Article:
Former Salisbury city attorney did all he could for his country, home

Published 12:05 am Tuesday, May 14, 2024

SALISBURY — Francis Rivers Lawther Jr. died on May 7 at the age of 81. For 33 years, Lawther was Salisbury’s city attorney who helped usher in the internet to the area and was hands on with the development of downtown before he retired in 2018.

Lawther was born in Charleston in 1942, but moved to Wilmington not long after his father, Major Francis “Slick” Rivers Lawther Sr. of the United States Air Force, lost his life while serving in World War II. Lawther went to New Hanover High School and graduated from the University of North Carolina at Chapel Hill in 1964. Lawther soon found himself following in his father’s footsteps by enlisting in the Air Force and fighting in the Vietnam War, reaching the rank of captain. 

Once he left the military in 1969, Lawther returned to Chapel Hill to attend law school, earning his degree in the summer of 1972. Only a few months later, Lawther joined the Salisbury law firm Woodson, Hudson, Busby & Sayers, which eventually became Woodson, Linn, Ford, Sayers, Lawther, Short, Parrott & Hudson in 1991. It is now known as Woodson, Sayers, Lawther, Short, Parrott & Abramson, LLP on North Main Street. Lawther practiced municipal, estate, corporate and real estate law. He would end up being involved with the firm in some capacity until the end of his life.

It seemed like the longer Lawther lived in Salisbury, the more he felt he needed to contribute in shaping it into the place people know today. Lawther served as the president of the Salisbury-Rowan Symphony Society, the chairman of the Beethoven Division of the United Arts Council Corporate Fund Drive, the president of the Rowan County Bar Association, the board of directors of Rowan County Hospice, the junior warden at St. Luke’s Episcopal Church, a member of the board of directors of the Proctor Foundation, and as a volunteer with the United Way. 

Besides being the city attorney of Salisbury, Lawther was also the town attorney of Spencer, showing that his adeptness in law reached across the entire county. 

When he was not working or giving back to the community, Lawther enjoyed playing golf, to the point where he was on the board of directors at the Country Club of Salisbury.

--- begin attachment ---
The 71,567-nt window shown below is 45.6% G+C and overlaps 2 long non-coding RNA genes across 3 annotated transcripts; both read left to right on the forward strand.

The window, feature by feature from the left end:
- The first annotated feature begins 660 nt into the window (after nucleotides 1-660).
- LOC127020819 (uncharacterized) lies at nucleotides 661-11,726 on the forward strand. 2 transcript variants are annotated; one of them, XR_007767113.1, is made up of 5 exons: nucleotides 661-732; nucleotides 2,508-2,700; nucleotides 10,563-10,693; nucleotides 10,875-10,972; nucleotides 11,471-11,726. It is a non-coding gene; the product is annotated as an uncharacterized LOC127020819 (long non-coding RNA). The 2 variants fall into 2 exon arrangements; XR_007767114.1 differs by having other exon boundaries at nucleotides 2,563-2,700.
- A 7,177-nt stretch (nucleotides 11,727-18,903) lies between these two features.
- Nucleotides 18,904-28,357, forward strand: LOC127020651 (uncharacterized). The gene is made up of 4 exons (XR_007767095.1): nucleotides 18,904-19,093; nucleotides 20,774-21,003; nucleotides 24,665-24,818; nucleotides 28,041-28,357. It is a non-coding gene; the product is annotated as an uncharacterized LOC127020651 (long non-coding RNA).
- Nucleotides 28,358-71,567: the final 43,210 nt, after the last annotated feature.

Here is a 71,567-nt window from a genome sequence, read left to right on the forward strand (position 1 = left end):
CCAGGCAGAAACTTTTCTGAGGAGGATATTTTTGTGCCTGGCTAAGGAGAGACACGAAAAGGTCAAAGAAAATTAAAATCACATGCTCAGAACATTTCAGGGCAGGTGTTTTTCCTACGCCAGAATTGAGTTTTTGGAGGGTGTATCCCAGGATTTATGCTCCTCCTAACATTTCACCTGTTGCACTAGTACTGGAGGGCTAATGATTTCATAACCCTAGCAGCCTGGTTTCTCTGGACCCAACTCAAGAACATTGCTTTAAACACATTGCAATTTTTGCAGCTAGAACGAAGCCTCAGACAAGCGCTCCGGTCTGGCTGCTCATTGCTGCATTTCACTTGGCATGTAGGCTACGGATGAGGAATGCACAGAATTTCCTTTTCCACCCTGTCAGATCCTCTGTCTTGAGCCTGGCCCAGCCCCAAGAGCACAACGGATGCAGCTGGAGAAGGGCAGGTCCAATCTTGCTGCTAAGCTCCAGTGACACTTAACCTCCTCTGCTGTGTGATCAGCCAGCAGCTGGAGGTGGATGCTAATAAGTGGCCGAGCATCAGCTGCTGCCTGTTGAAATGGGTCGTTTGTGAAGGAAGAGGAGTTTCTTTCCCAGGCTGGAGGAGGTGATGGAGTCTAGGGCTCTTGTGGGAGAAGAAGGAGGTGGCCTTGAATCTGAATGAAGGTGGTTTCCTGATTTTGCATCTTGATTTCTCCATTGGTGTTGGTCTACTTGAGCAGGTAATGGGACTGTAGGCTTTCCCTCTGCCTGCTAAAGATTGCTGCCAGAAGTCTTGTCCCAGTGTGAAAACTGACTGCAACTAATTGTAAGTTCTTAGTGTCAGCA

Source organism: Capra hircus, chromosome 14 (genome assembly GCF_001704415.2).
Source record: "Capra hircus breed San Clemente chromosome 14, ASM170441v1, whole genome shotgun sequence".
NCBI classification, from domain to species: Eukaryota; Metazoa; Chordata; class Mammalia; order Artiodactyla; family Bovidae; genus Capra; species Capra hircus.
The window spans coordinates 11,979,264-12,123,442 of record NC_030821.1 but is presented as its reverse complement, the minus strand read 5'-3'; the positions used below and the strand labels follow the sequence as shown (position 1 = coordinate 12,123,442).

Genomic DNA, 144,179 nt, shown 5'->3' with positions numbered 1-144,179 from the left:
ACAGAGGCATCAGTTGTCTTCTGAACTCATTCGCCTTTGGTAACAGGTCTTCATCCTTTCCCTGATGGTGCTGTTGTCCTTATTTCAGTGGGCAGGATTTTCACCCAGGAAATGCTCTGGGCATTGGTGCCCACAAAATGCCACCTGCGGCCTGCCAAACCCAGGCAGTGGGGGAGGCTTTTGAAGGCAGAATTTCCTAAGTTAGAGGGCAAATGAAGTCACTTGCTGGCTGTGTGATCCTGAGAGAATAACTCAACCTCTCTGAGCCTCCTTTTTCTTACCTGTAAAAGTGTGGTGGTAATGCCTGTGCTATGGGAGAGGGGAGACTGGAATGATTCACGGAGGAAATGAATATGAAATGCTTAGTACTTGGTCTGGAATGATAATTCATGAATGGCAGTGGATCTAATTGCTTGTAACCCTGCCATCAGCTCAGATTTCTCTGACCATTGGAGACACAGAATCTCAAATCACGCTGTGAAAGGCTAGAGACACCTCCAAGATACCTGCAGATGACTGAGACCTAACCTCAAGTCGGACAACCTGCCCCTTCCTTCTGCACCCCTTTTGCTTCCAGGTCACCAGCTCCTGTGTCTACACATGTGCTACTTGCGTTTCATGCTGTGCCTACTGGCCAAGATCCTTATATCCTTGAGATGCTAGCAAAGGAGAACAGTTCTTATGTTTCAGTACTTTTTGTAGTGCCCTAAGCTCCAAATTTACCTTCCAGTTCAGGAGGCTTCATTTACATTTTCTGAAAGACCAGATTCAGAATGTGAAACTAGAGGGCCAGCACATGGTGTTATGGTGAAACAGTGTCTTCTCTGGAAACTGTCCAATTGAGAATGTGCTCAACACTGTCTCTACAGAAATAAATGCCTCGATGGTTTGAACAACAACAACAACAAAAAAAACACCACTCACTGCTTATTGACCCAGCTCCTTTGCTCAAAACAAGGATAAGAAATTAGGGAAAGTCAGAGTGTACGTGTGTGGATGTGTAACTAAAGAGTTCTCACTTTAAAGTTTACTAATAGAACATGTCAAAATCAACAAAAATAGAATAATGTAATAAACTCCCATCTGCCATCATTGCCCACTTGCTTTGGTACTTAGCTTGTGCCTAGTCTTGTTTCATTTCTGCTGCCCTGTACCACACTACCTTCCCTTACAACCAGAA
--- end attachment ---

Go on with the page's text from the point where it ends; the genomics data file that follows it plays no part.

For all of his years of service, Salisbury bestowed Lawther with the key to the city as a symbol for progressing the city forward. Even after he died, Lawther was committed to thinking about and doing right by others. According to his obituary, Lawther discouraged people from sending flowers, instead he wished for donations to be made to Faithful Friends or Rowan Helping Ministries. 

Graham Corriher worked with Lawther at the Woodson firm before he succeeded him as Salisbury’s city attorney. Corriher said Lawther was an inspiration to him as he was starting out his law career and he will look back on the time they spent together with a sense of admiration.

“Rivers had a tremendous legal mind and an encyclopedic memory of Salisbury and its people. When you practice in the same town for as long as Rivers did, you learn a lot about a place and its people. I remember when my office was next to his, he would often answer my questions by telling stories about the people involved. Most of the time the stories were so interesting I forgot what I had even asked. When I did remember, he always had the answers because he was, plain and simple, a very smart lawyer. But what I most appreciate and respect and will remember about him were those stories and the way he humanized the profession in a way that was — like Rivers — kind, gentle, light,” Corriher said.

Lawther is survived by his wife, Barbara, children, John and Katharine, four grandchildren and four great-grandchildren.